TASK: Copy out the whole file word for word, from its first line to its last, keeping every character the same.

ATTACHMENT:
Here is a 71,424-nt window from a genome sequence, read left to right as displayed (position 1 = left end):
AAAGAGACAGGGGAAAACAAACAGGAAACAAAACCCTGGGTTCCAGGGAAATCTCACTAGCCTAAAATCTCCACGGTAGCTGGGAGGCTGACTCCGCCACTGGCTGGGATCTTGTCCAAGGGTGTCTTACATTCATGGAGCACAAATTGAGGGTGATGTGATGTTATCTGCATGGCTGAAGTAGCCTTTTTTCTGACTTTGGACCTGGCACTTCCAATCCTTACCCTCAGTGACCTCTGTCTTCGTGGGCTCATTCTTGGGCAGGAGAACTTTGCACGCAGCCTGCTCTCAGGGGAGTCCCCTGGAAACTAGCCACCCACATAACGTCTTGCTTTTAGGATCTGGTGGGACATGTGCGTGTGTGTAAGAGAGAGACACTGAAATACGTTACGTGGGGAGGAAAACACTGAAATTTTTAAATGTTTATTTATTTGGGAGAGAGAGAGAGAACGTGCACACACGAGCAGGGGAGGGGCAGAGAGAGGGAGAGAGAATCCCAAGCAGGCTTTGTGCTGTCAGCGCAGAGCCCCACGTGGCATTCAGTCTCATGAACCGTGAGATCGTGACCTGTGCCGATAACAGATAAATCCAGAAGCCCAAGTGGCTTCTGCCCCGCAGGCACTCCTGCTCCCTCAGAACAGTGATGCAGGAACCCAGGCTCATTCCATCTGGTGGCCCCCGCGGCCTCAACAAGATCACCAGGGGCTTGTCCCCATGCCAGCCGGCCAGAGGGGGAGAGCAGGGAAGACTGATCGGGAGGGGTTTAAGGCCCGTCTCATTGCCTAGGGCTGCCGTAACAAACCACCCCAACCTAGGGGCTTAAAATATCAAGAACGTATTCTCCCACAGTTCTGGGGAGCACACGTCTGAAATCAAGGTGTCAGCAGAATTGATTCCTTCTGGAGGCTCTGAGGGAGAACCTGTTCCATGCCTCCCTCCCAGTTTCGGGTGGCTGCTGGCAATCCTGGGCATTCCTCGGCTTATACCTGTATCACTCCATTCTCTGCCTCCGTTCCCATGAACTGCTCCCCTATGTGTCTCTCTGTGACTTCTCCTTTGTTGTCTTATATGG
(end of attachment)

Here is a 71,424-nt window from a genome sequence, read left to right as displayed (position 1 = left end):
AAAGAGACAGGGGAAAACAAACAGGAAACAAAACCCTGGGTTCCAGGGAAATCTCACTAGCCTAAAATCTCCACGGTAGCTGGGAGGCTGACTCCGCCACTGGCTGGGATCTTGTCCAAGGGTGTCTTACATTCATGGAGCACAAATTGAGGGTGATGTGATGTTATCTGCATGGCTGAAGTAGCCTTTTTTCTGACTTTGGACCTGGCACTTCCAATCCTTACCCTCAGTGACCTCTGTCTTCGTGGGCTCATTCTTGGGCAGGAGAACTTTGCACGCAGCCTGCTCTCAGGGGAGTCCCCTGGAAACTAGCCACCCACATAACGTCTTGCTTTTAGGATCTGGTGGGACATGTGCGTGTGTGTAAGAGAGAGACACTGAAATACGTTACGTGGGGAGGAAAACACTGAAATTTTTAAATGTTTATTTATTTGGGAGAGAGAGAGAGAACGTGCACACACGAGCAGGGGAGGGGCAGAGAGAGGGAGAGAGAATCCCAAGCAGGCTTTGTGCTGTCAGCGCAGAGCCCCACGTGGCATTCAGTCTCATGAACCGTGAGATCGTGACCTGTGCCGATAACAGATAAATCCAGAAGCCCAAGTGGCTTCTGCCCCGCAGGCACTCCTGCTCCCTCAGAACAGTGATGCAGGAACCCAGGCTCATTCCATCTGGTGGCCCCCGCGGCCTCAACAAGATCACCAGGGGCTTGTCCCCATGCCAGCCGGCCAGAGGGGGAGAGCAGGGAAGACTGATCGGGAGGGGTTTAAGGCCCGTCTCATTGCCTAGGGCTGCCGTAACAAACCACCCCAACCTAGGGGCTTAAAATATCAAGAACGTATTCTCCCACAGTTCTGGGGAGCACACGTCTGAAATCAAGGTGTCAGCAGAATTGATTCCTTCTGGAGGCTCTGAGGGAGAACCTGTTCCATGCCTCCCTCCCAGTTTCGGGTGGCTGCTGGCAATCCTGGGCATTCCTCGGCTTATACCTGTATCACTCCATTCTCTGCCTCCGTTCCCATGAACTGCTCCCCTATGTGTCTCTCTGTGACTTCTCCTTTGTTGTCTTATATGG